The BBC's documentary about Grand Theft Auto, RockStar Games and — to some degree — Jack Thompson is in post-production after a relatively quick shoot in Cape Town, South Africa.
We came across a few shots from the set on Twitter and a bit more information about who will be portrayed in the TV movie in the cast list.
In April, the BBC confirmed that the "factual drama," entitled Game Changer, would star Daniel Radcliffe as Rockstar co-founder Sam Houser and Bill Paxton as anti-gaming zealot Jack Thompson.
Conceived for an adult audience, this special 90-minute drama tells the story of the controversy surrounding the computer game Grand Theft Auto — arguably the greatest British coding success story since Bletchley Park.
Its triumph was down to a bunch of British gaming geniuses who had known each other since their school days, and at the heart of it all was GTA's creative mastermind, Sam Houser. In autumn 2013 its latest iteration — GTA:V — earned $1bn in its first three days, becoming the fastest selling entertainment product in history.
Grand Theft Auto offers gamers the chance to step into a fantasy world where they can behave like criminals, gun down rival gangsters and cops, hijack cars and venture deeper into an imaginary American underworld.
But the violent gameplay coupled with its outstanding commercial success leads to fierce opposition: from parents worried about children immersing themselves in such a violent world; from politicians, alarmed at the values they say it encourages; and above all from moral campaigners, who fight passionately to keep it out of the hands of children. At the vanguard of this crusade is the formidable campaigning lawyer Jack Thompson, a man determined to do whatever he can to stop the relentless rise of Grand Theft Auto.
Game Changer (w/t) tells the story of an extraordinary chapter in the history of this iconic game, and reveals the major impact it has had on our cultural landscape.
According to IMDB, along with Thompson and both Houser brothers, other people portrayed in the show will include the at-the-time head of the Entertainment Software Association Doug Lowenstein, Jack Thompson's son Johnny Thompson and Rockstar co-founder Terry Donovan,
It looks like the show may deal quite a bit with the 2003 Devin Moore murders of three Alabama policemen and the ensuing trial. In that case, Moore killed two police and a dispatcher after being arrested for stealing a car. Just prior to the police station shootings, according to the Associated Press, Moore grabbed a gun and said "Life is a video game. You've got to die sometime."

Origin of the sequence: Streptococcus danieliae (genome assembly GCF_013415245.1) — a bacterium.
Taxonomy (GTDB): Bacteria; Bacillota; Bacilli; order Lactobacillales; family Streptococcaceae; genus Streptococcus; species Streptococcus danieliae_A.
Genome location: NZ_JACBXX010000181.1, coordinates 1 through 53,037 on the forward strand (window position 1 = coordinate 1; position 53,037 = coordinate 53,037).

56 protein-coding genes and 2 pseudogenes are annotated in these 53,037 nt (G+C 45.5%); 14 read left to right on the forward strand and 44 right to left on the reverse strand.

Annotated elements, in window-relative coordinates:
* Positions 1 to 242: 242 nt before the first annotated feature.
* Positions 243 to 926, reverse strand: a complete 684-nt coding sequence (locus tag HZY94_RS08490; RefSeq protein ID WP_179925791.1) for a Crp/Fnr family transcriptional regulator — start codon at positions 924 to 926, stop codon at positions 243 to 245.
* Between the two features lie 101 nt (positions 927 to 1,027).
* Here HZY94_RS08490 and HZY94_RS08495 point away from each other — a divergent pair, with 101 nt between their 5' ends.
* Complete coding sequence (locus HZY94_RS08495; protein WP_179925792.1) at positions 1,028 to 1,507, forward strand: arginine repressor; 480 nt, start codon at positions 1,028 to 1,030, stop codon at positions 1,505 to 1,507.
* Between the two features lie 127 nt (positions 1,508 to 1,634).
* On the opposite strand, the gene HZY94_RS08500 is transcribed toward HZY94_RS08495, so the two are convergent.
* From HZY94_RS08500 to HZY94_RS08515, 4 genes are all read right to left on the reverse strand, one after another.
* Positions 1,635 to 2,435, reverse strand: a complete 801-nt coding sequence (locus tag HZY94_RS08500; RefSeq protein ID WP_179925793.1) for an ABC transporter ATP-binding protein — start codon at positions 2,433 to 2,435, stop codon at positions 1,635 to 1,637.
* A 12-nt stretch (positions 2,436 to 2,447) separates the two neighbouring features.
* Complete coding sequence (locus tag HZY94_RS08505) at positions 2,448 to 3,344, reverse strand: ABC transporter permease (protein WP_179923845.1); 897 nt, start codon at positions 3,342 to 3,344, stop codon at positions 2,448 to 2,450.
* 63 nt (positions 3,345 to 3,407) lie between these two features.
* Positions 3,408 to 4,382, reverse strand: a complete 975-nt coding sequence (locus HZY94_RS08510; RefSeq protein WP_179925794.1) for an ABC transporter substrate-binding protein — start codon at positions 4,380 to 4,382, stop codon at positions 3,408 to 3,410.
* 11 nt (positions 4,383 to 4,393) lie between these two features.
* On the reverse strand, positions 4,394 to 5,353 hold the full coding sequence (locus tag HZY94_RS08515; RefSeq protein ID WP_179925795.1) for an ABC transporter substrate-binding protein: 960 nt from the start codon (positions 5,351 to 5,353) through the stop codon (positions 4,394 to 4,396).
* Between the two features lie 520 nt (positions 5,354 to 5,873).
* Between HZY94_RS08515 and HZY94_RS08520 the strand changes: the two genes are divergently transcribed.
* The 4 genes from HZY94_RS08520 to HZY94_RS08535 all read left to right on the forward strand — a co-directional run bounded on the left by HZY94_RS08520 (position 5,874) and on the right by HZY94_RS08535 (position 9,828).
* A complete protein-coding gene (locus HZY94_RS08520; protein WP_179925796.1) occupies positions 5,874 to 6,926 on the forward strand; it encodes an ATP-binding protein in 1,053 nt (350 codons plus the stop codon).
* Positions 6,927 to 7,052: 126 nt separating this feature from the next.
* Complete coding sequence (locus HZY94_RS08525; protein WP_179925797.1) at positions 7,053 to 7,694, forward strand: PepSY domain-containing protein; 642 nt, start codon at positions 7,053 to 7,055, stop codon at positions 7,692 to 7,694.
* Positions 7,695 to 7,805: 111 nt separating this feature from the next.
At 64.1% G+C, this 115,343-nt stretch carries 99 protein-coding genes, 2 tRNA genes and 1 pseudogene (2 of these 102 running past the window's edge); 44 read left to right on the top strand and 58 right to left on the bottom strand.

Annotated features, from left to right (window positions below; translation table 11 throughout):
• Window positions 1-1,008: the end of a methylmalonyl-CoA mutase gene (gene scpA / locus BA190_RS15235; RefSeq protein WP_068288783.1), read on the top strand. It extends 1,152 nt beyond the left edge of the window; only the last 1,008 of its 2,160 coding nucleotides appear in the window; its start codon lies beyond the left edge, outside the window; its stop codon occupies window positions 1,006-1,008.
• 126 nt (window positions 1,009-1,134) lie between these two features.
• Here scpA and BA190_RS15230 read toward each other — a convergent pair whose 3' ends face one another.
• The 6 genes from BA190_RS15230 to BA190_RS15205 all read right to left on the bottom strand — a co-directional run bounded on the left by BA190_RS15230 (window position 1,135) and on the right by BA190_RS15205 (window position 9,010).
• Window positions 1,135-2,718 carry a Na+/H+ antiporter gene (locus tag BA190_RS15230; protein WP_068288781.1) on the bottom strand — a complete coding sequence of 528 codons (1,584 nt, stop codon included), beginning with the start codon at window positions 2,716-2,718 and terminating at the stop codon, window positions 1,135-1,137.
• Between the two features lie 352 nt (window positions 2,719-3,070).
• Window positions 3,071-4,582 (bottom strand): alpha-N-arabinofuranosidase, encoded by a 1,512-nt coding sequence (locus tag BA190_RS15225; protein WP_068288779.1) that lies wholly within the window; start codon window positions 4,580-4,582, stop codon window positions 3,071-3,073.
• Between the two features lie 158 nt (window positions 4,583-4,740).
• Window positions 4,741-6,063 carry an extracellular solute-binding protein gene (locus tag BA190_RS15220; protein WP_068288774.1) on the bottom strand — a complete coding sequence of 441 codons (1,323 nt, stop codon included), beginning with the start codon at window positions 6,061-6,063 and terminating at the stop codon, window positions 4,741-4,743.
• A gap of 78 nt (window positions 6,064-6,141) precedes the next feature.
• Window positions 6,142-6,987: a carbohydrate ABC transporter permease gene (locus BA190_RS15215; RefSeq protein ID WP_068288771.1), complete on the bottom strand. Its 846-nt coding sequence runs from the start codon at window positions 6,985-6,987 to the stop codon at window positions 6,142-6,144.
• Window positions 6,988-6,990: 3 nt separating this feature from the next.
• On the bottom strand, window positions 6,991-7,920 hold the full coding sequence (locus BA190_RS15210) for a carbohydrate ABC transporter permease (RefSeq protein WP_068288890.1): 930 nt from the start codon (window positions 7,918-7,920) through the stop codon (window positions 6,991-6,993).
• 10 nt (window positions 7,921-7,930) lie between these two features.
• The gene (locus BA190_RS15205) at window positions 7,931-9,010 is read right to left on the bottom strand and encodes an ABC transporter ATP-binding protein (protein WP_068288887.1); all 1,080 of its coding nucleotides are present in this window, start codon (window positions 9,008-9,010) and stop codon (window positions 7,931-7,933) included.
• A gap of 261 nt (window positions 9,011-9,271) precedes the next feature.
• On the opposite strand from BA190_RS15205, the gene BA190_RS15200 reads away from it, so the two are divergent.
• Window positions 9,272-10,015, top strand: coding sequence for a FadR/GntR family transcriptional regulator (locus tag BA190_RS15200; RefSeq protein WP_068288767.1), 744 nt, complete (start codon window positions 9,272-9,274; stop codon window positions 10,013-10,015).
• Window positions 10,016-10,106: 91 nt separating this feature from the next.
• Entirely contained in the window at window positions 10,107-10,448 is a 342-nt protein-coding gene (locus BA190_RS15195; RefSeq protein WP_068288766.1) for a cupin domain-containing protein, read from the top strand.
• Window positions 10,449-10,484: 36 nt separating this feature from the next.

The family of slain officer Arnold Strickland, including his brother Steve, filed a suit against Sony with the help of Jack Thompson. Thompson's license to practice in Alabama was later revoked by Judge James Moore.
Actors are listed for Devin Moore, Arnold and Steve Strickland and Judge Moore. There's also a listing for an actor to portray "Hillary Clinton's PA." Clinton was, at one time, an outspoken opponent of video games and the ESRB rating system.
Most of the shots from the set simply show Radcliffe and Paxton hanging out. But one does show a protestor's sign featuring Radcliffe's head with devil's horns on it and the words "Game Over" emblazoned across his face.
It's unclear how much the show will delve into Thompson's rocky, some would say unstable, relationship with both the media and the legal system. Over the years, Thompson has verbally attacked and slandered a number of high-profile judges and attorneys. He also often sent threatening or confusing letters to those in the media that covered him.
In 2007, after I wrote an analysis of some of the typical faulty evidence Thompson often rolled out during television appearances about school shootings, Thompson sued both me and Kotaku, the site I was running at the time. He also tried to file criminal complaints against me for harassment with local police in several jurisdictions and the FBI.
All of those complaints and the suit were later dropped.